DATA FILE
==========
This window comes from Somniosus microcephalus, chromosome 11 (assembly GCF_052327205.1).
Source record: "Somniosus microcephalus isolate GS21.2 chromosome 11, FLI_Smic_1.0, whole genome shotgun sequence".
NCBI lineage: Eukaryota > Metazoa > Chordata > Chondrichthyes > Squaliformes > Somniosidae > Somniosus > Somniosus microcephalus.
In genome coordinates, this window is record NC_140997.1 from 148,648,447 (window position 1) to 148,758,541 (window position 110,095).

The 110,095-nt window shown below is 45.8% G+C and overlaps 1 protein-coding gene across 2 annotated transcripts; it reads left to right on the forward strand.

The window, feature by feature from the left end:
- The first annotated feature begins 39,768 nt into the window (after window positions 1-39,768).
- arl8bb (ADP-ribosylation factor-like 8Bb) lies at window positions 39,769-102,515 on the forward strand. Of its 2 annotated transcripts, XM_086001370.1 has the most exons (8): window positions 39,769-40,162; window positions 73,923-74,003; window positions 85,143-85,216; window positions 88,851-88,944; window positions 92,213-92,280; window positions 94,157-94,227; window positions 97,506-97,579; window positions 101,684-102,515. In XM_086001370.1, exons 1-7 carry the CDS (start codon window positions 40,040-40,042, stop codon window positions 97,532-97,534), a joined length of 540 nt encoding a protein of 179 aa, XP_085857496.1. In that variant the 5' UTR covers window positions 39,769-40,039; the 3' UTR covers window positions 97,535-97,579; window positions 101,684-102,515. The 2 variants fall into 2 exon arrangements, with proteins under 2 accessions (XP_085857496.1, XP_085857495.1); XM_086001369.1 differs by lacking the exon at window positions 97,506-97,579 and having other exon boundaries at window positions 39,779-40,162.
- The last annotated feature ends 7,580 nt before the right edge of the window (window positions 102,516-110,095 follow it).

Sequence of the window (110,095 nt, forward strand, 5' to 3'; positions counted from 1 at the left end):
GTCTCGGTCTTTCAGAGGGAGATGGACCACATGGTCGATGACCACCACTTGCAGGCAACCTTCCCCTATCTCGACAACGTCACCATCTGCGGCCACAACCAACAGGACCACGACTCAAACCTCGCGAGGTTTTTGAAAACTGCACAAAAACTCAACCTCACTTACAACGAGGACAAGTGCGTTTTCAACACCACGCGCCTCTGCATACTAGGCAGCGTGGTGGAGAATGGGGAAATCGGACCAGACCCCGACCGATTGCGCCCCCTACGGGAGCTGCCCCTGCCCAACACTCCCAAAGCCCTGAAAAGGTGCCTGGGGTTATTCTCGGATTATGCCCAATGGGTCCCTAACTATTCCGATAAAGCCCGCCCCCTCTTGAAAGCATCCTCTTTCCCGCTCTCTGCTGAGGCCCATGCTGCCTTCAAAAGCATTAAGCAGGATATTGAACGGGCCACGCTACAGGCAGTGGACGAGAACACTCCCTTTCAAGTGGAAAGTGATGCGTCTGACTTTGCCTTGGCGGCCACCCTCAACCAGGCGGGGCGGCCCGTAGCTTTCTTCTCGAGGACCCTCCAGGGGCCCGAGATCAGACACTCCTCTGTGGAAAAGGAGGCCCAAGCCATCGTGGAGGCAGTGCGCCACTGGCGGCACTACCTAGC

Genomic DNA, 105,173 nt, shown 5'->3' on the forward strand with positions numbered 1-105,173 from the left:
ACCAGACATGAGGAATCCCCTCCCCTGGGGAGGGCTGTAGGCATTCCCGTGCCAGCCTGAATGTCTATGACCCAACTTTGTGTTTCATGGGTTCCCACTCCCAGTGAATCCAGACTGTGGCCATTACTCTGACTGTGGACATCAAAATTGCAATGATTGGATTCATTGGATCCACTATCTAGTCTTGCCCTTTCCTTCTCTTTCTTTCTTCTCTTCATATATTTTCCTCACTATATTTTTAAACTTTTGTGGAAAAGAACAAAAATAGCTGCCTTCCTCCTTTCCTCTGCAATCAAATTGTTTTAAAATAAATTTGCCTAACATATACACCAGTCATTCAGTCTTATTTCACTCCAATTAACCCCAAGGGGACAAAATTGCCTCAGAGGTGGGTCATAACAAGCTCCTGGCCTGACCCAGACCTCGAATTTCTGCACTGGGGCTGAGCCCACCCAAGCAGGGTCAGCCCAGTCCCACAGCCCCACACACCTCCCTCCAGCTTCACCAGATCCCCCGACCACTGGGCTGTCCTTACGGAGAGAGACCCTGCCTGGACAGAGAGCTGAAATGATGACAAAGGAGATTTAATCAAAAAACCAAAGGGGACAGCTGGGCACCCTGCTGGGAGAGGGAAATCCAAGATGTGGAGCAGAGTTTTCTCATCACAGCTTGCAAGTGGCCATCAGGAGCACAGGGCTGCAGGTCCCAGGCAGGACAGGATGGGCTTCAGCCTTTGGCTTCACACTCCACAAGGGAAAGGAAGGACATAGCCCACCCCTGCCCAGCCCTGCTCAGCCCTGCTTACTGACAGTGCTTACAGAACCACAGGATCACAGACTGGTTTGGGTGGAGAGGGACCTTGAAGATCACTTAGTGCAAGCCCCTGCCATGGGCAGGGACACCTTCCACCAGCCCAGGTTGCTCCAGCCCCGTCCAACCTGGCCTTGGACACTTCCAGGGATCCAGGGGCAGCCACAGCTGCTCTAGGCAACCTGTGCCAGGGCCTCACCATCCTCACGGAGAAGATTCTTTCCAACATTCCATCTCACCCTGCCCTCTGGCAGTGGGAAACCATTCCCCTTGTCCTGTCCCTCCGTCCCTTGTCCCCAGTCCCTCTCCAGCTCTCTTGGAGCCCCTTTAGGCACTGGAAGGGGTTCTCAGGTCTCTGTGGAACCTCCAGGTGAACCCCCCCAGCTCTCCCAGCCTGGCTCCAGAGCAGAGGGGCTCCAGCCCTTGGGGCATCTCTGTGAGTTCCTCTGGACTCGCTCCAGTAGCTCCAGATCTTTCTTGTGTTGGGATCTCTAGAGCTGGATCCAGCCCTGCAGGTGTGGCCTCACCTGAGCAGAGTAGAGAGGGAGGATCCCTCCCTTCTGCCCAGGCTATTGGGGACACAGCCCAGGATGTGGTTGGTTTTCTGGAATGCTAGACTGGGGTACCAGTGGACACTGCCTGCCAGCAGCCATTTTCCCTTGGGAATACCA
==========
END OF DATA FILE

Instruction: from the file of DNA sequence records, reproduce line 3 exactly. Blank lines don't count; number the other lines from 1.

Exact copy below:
NCBI lineage: Eukaryota > Metazoa > Chordata > Chondrichthyes > Squaliformes > Somniosidae > Somniosus > Somniosus microcephalus.